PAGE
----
5 Tips for Getting Started as a Direct School Contractor

Jul 02, 2024

Venturing into the realm of direct school contracting as a speech-language pathologist (SLP), occupational therapist (OT), or physical therapist (PT) can be both exciting and daunting.  

Here are five tips to help you navigate this journey and set yourself up for success (regardless of what time of the year it is). 

1. Gain an Understanding of the School Environment

If you're transitioning from a private practice or a medical setting, adapting to the school environment requires a significant shift in mindset. Compliance and regulations can be complex, but there are ways to ease the transition:

  • Therapy-Only Contracts: Pursue contracts that focus solely on therapy services, allowing you to avoid the additional compliance responsibilities while giving you exposure to school documentation.
  • Hire Out the Contract: If you're a practice owner, consider hiring someone with school experience to serve the contract, helping you navigate the intricacies of school regulations.

2. Establish Your "Why" and Craft Your Offers

Defining your purpose and what you offer is crucial in aligning with the right opportunities. It's easy to find yourself in a role that doesn't match your goals once you start engaging with districts.

  • Determine Your Why: Reflect on what motivates you and what specific services you want to offer. 
  • Craft Your Sales Pitch: Be prepared to articulate your offerings and boundaries. For example, if you specialize in augmentative and alternative communication (AAC), make it clear if you're not interested in full-time provider roles (unless you want to hire out for those roles).
  • Maintain Boundaries: Stay true to your goals and boundaries to ensure you secure contracts that align with your vision. We want contracting to be a burnout solution for you, which means boundaries!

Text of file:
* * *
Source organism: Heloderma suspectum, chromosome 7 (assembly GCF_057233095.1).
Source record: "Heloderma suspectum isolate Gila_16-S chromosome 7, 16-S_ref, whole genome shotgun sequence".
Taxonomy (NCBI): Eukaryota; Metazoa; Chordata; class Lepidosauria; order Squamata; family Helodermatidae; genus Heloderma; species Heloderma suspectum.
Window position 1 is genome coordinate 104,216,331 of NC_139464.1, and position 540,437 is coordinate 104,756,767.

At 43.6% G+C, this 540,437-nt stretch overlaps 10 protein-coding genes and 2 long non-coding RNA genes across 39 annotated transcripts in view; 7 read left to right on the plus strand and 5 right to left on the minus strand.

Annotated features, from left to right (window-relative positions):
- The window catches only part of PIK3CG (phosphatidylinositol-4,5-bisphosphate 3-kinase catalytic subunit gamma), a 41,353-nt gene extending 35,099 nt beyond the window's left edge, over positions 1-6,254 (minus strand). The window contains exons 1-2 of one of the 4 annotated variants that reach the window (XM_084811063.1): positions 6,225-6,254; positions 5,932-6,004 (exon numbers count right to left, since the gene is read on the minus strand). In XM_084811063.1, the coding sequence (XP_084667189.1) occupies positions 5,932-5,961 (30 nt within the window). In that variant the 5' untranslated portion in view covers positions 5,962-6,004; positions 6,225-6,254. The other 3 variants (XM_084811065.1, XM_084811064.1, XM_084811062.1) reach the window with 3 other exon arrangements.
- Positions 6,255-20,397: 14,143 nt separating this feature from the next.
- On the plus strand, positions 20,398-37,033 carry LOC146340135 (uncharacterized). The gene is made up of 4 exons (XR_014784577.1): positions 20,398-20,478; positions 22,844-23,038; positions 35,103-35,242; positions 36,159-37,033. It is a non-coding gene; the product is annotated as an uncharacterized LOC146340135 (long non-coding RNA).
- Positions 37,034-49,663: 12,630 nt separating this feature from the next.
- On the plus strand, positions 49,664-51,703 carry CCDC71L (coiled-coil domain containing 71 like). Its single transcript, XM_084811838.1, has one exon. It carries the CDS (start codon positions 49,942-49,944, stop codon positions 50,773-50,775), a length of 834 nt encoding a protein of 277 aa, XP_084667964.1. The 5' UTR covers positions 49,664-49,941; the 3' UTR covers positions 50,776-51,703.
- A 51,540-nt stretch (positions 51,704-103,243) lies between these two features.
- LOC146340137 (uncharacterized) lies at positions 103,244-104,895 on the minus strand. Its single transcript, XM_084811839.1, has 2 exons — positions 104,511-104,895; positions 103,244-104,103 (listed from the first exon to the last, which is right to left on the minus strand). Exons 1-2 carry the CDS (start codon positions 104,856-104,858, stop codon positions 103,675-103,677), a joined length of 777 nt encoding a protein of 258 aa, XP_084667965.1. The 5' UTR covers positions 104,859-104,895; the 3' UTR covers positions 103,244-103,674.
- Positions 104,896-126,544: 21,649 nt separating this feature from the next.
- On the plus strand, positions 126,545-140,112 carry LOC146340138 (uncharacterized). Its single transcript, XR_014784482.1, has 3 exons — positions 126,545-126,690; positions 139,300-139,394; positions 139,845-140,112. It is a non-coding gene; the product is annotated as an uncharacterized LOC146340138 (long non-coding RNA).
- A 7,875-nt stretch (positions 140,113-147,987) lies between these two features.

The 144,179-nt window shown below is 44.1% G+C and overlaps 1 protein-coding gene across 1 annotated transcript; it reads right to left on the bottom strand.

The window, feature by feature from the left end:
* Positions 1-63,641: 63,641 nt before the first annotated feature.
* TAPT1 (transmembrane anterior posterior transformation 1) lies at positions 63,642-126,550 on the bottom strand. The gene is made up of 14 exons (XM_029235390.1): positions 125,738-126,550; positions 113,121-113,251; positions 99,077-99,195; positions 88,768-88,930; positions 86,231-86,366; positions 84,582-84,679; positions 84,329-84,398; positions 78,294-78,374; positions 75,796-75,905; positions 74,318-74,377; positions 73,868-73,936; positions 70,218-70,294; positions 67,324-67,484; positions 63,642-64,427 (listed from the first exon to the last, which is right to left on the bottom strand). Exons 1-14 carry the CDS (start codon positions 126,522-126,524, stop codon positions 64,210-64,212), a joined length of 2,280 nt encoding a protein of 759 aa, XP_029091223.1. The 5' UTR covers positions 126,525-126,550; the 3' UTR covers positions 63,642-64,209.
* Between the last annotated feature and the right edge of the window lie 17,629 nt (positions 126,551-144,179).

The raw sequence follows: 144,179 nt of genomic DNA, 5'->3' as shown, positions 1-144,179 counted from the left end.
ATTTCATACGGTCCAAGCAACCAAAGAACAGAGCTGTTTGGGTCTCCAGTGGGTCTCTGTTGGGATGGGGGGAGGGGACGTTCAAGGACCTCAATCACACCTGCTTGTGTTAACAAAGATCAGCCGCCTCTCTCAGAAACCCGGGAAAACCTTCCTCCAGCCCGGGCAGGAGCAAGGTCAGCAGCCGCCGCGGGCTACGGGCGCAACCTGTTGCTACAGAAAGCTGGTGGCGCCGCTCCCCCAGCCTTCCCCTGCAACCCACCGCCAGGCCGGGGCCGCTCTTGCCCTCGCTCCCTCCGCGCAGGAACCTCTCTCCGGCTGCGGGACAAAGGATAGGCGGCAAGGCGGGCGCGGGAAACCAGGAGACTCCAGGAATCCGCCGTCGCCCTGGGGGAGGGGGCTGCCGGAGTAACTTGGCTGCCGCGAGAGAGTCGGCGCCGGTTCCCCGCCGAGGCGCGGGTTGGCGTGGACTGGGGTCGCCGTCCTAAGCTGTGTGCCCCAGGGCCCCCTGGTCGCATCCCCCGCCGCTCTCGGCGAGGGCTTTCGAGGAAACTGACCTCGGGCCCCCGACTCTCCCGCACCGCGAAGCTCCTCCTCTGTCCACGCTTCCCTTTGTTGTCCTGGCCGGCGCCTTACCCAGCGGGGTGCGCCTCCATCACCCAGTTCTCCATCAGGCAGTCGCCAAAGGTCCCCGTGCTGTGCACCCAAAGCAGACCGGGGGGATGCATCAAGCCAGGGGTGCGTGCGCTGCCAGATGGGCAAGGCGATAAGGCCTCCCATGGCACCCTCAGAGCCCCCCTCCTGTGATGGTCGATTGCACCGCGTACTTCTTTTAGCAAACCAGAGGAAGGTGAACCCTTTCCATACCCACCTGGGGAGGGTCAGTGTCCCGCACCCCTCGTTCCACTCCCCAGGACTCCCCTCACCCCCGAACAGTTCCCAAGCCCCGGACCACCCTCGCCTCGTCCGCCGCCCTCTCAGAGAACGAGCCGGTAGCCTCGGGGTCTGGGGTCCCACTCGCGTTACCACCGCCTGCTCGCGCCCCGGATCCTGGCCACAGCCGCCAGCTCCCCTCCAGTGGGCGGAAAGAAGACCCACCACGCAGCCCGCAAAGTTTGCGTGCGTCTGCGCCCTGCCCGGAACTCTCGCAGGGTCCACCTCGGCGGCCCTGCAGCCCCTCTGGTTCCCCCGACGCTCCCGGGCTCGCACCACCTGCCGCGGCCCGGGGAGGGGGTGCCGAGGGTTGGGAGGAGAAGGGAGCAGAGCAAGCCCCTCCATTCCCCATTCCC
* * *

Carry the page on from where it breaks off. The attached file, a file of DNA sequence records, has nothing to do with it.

3. Learn Your State Business Requirements

Understanding your state's business regulations is a fundamental step in establishing your practice.

  • Business Registration: States have specific requirements for business registration, such as choosing between an LLC (Limited Liability Company), a PLLC (Professional Limited Liability Company), or a Corporation.
  • Consult a CPA: A quick consultation with a CPA or your local small business association can provide valuable guidance as you navigate this step. I argue it's one of the best investments a business owner can make.
  • Name Availability: Before disclosing your business name to schools or putting it on a contract, ensure it is available and complies with state regulations. 

4. Establish Your Rate

As the school year approaches or if you're starting mid-year, the urgency to fill positions can lead to immediate discussions about your rate.

  • Set Your Rate Early: Have a clear idea of your rate before engaging with districts to avoid being caught off guard.
  • Rate Setting Resources: Check out this blog for guidance on setting your rates.

5. Talk to Schools

Engaging with schools is arguably the most critical step in securing contracts.

  • Identify Decision Makers: Typically, the special education director or an equivalent role is the key decision-maker. Reach out to them directly.
  • Present Yourself as a Solution: Communicate your value and how you can address their needs effectively.
  • Year-Round Needs: Contrary to the myth that spring is the only time for contracting, schools have needs throughout the year. Start conversations as soon as possible to find your ideal role.

My biggest advice--keep in motion.  So much of school contracting you learn as you go, you course correct, you expand. You will not land a contract if you don't take steps despite overwhelm.

For additional support, including sales scripts and objection management tools, check out our School Contractor Packet, which provides comprehensive tools for executing your first contract.

Keep going, don't stop. There's a school waiting for your call. 
❤️ Elise